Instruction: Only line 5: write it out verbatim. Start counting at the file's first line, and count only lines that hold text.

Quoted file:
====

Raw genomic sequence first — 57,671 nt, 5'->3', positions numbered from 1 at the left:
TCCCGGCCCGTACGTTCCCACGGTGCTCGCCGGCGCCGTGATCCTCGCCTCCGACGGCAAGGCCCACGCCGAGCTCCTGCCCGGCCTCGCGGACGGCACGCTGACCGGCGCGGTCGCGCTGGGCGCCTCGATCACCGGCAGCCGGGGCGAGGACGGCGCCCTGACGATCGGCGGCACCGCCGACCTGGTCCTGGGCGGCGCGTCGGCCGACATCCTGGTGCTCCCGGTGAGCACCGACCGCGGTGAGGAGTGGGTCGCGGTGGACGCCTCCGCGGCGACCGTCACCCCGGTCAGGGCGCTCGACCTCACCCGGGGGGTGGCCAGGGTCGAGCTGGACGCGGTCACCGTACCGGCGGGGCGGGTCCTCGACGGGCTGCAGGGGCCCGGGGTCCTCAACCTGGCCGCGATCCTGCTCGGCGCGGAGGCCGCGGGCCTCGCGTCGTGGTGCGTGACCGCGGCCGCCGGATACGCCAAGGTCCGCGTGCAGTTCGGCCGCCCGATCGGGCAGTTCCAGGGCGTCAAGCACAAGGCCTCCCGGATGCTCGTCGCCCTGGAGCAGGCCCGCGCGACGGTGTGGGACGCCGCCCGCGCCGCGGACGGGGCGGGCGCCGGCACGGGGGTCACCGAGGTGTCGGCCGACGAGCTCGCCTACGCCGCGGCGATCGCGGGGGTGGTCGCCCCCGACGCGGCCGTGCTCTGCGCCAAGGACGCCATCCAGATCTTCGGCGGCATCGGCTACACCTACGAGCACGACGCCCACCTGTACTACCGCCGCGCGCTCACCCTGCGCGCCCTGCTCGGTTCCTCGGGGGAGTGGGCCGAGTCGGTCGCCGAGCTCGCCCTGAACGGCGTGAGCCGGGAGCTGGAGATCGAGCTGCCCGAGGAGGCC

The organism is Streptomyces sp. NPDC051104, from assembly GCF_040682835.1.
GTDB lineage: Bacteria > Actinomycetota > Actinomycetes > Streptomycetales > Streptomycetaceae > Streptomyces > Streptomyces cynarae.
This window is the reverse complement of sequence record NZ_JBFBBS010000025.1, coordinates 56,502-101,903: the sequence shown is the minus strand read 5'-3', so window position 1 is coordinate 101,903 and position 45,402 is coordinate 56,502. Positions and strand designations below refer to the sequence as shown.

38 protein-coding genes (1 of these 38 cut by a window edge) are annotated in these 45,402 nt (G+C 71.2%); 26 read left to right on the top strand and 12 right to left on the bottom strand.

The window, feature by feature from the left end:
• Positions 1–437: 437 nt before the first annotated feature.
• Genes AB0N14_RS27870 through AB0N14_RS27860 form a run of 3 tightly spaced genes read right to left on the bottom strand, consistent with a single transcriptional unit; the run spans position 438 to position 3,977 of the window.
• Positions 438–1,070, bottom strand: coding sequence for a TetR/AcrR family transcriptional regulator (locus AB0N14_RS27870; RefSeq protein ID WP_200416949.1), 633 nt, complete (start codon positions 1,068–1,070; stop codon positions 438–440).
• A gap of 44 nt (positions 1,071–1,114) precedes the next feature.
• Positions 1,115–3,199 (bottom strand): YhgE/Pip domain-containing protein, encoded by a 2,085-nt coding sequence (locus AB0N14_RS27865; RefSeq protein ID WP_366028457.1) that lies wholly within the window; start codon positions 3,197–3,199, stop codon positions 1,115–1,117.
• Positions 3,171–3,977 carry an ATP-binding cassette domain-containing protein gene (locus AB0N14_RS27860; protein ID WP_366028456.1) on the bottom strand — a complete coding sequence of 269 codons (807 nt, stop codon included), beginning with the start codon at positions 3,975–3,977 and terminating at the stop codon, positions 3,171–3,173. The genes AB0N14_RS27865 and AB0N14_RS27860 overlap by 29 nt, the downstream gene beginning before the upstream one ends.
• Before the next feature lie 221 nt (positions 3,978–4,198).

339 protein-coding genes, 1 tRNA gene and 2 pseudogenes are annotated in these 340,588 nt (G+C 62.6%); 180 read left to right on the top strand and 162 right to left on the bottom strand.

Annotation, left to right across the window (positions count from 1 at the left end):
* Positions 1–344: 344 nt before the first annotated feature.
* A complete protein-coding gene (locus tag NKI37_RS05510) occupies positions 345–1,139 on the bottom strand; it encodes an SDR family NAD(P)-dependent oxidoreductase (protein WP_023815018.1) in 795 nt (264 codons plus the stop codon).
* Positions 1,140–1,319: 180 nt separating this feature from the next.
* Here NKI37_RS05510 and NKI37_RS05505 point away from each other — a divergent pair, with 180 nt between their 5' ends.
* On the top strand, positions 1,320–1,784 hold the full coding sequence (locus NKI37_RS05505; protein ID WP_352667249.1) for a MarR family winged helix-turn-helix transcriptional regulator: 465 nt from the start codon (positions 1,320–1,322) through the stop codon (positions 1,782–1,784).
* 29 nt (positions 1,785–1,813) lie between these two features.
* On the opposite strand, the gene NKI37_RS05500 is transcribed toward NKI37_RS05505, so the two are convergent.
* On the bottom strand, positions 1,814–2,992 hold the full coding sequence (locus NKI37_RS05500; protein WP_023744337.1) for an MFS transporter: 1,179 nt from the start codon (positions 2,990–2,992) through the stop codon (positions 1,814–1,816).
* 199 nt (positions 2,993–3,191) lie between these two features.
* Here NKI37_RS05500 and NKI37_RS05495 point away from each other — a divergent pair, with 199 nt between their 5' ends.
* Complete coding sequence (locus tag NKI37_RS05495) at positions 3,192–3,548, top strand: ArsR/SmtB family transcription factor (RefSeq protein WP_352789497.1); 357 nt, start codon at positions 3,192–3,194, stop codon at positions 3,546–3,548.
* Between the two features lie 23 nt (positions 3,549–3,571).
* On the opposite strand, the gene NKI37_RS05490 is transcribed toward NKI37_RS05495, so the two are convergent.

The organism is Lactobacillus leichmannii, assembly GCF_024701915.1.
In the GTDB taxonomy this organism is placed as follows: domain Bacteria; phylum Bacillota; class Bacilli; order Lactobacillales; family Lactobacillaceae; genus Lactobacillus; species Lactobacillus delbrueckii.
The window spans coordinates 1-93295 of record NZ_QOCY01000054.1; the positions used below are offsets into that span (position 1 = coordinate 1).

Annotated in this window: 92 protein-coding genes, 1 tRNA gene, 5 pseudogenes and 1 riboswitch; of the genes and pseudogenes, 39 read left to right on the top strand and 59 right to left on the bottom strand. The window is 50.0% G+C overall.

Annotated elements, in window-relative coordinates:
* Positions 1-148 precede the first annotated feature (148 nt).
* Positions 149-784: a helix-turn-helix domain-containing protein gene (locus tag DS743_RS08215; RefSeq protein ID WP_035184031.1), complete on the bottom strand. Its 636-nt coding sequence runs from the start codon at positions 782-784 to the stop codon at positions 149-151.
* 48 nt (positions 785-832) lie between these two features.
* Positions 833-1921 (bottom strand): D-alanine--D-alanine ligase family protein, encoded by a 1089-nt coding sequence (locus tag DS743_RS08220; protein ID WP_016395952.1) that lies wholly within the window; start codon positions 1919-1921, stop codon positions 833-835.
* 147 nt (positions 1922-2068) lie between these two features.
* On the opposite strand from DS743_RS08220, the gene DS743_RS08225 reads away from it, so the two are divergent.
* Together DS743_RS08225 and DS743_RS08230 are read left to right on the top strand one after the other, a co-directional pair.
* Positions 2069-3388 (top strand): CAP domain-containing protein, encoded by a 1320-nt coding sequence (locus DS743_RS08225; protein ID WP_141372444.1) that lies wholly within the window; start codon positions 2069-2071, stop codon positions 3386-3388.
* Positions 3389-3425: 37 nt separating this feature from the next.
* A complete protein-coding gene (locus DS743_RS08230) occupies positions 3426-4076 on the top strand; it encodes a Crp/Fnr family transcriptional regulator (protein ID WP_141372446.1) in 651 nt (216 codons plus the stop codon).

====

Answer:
This window is the reverse complement of sequence record NZ_JBFBBS010000025.1, coordinates 56,502-101,903: the sequence shown is the minus strand read 5'-3', so window position 1 is coordinate 101,903 and position 45,402 is coordinate 56,502. Positions and strand designations below refer to the sequence as shown.